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    PARO is one of the therapeutic robots that has entered the healthcare market recently. It is a noise-making baby seal meant for dementia patients to help them reduce their anxiety and to help them recover. This product has entered not only the Japanese market but also the US market. Hundreds of dementia clinics in the two countries use PARO. Orders for PARO have gone up and the company, PARO Robots, is already making millions of dollars in revenue.

    A similar product is ROBEAR which can lift elderly people and carry them from one place to another. From the aesthetically pleasing PARO to the weightlifting ROBEAR, these robots that are meant for helping the elderly in their daily lives are called “carebots.” The carebot business is forecasted to grow at a rapid pace over the next few decades. These carebots act as companions to lonesome elderly people who live away from their families.

    2. Video Games

    You might have seen teenagers queuing in front of arcades in shopping malls to play video games. But did you know that the number of old people who are visiting these arcades is exponentially growing day by day? Some arcades have opened their businesses just for the elderly. They have arranged chairs and installed signs to help the elderly have a comfortable gaming experience. Old games such as Pac-Man, Mario Bros., etc. are making a comeback as many old generation gamers are asking for them.

    Nintendo has come up with a game called “Brain Age” which has sold approximately 6.7 million copies since its launch. It is a brain training game with puzzles, quizzes, and other mental sharpening exercises to help people suffering from Alzheimer’s. Another video game company, namely SEGA TOYS, has released a similar game called “Brain Trainer” which also made quite a buzz.

    There is a new product namely “Retro Freak,” released by the company CYBER Gadget, which is a gaming console developed for those who want to play classic video games. It is a cartridge compatible device that can play 9 different retro machine games. Be it Famicom, Game Boy, or PC Engine, Retro Freak has got you covered. Although there are no statistics on old age gamers, it is pretty evident that the 500 billion-yen game arcade industry is going to have a significant change in its consumer demographics over the next decade.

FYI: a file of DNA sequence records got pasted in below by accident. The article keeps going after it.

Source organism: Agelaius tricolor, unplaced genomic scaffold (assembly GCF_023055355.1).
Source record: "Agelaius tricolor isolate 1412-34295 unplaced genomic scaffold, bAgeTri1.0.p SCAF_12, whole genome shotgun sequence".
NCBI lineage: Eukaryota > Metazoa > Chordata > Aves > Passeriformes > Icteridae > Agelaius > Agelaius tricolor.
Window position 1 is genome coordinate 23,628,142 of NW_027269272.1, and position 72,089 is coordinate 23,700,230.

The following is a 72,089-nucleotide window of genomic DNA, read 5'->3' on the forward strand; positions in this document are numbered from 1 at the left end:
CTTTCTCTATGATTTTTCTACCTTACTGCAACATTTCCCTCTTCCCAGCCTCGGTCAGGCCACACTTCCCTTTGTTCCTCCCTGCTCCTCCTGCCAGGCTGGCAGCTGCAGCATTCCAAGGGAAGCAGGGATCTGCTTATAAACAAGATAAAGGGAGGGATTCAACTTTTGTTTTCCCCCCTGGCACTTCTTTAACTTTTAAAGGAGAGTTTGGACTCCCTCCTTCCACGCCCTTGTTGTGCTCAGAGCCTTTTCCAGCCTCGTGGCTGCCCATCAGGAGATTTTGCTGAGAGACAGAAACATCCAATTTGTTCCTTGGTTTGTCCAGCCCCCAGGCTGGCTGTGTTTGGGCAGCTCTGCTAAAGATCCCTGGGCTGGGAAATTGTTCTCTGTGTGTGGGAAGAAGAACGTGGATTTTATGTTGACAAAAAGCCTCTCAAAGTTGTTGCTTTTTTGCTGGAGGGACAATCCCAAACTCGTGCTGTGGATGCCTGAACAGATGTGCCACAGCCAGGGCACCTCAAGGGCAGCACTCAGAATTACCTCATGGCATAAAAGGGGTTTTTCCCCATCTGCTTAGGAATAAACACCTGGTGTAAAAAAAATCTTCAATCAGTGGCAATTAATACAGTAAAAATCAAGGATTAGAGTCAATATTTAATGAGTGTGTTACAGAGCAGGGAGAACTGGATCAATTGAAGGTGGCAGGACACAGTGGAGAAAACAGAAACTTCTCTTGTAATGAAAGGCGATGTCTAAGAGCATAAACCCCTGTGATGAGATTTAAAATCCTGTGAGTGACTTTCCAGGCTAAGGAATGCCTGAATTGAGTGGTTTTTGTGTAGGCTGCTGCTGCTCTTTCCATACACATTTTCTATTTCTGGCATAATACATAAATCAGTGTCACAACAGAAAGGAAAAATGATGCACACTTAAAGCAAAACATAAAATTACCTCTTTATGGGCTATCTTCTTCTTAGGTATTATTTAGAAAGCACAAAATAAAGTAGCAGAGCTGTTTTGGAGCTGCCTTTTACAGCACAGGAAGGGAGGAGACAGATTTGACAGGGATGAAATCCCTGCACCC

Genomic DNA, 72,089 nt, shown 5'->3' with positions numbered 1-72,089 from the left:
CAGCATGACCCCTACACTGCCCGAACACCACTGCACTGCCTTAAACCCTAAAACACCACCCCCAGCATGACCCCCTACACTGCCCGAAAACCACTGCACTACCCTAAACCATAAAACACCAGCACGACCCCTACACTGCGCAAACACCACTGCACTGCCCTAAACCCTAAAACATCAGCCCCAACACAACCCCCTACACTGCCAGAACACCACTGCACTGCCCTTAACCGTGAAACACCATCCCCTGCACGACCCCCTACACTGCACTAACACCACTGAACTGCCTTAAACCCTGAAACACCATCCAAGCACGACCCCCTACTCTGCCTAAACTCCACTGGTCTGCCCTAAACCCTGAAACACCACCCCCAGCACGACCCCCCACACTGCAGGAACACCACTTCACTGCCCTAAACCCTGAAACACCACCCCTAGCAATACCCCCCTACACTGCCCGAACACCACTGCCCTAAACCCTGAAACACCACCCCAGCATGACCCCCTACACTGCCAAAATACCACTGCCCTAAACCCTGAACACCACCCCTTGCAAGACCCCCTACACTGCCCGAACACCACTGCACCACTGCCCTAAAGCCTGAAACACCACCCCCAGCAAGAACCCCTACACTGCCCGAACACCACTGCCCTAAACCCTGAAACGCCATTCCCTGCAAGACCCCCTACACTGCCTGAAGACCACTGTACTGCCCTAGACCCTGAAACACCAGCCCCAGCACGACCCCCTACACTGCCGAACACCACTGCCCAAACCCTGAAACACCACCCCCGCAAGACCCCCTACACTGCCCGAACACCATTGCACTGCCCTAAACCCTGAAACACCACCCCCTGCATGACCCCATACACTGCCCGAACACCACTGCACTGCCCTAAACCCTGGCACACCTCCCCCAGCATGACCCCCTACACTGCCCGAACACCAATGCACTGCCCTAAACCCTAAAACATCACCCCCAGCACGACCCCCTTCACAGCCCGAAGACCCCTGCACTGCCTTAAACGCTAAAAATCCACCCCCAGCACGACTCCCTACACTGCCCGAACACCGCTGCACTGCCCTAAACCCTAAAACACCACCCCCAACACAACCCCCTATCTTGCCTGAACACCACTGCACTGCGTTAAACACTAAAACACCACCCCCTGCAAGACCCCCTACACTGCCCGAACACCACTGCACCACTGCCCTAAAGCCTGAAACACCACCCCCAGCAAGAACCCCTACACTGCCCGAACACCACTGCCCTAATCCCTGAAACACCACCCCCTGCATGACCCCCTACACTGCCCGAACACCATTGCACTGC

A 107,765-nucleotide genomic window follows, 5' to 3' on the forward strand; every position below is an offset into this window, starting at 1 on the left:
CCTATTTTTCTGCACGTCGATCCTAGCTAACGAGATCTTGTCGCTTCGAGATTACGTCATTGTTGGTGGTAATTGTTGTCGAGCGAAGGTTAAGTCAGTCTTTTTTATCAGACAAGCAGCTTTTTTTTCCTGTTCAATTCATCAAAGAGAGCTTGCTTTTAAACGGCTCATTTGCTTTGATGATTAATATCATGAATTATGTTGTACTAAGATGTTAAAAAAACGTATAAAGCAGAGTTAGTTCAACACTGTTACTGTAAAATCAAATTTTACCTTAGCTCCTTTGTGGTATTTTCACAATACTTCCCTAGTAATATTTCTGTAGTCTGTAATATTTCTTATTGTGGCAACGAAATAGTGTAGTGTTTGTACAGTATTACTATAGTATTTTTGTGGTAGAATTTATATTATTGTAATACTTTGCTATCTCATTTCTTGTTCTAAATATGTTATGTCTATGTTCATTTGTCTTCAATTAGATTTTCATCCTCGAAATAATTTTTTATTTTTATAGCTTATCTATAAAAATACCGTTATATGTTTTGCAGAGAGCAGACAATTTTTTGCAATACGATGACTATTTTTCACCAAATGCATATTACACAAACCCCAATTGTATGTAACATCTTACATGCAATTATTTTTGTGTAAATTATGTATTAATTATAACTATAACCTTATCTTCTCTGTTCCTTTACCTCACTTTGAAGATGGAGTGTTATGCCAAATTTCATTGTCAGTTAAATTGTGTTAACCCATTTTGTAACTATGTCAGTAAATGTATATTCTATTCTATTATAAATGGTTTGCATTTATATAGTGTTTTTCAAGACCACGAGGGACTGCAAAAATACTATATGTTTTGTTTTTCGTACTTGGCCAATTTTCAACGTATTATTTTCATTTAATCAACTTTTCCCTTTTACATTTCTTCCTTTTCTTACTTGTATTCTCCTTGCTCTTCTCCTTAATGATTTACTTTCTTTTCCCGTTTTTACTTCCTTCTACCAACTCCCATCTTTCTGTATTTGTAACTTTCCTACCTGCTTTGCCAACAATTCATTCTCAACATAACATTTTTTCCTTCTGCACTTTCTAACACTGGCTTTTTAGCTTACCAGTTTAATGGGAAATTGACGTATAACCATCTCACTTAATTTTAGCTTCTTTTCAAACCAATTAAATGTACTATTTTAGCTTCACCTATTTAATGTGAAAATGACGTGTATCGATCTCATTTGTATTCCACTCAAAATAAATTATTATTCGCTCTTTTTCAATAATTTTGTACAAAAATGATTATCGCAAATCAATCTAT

3. Food and Entertainment

    Food and entertainment are major revenue-generating sectors of the Japanese economy. We all know Japan is a paradise for food lovers and entertainers. When it comes to food, there are plenty of restaurants, bars, and stores that serve delicious food. However, as the Japanese population grows old, there is a need for healthier food options and way of life. Convenience stores, like 7-Eleven, FamilyMart, and Lawson, have introduced bento (lunch box) delivery services to serve the elderly who cannot visit their stores. These home delivery services are available in major cities like Tokyo (東京) and are soon to be available in all the stores across Japan. FamilyMart is leading the way in the “Silver Market” by arranging delivery options for not only food but also medicine and cooking ingredients. It has also opened a karaoke box in addition to one of its stores in Tokyo’s Kamata (蒲田) district.

    When it comes to entertainment, “Silver Goods” might refer to albums released by elderly artists. In recent years, the number of old artists has increased quite a lot. You may have heard about the Japanese granny band by the name KBG84 whose average age is 84 years. Most of the artists in Japan are middle-aged, between 40 to 50 years. You may have heard the PPAP song which has created waves across the world through its simple and funny lyrics and dance moves. It was sung by a Japanese comedian by the name Kosaka Daimaou (古坂大魔王) who is actually 43 years old.

    After reading all this, you may have understood by now how Japan’s “Silver Market” is growing with many “Silver Goods” flooding in. The change in demographics is surely going to play a major role in the Japanese economy in the coming years.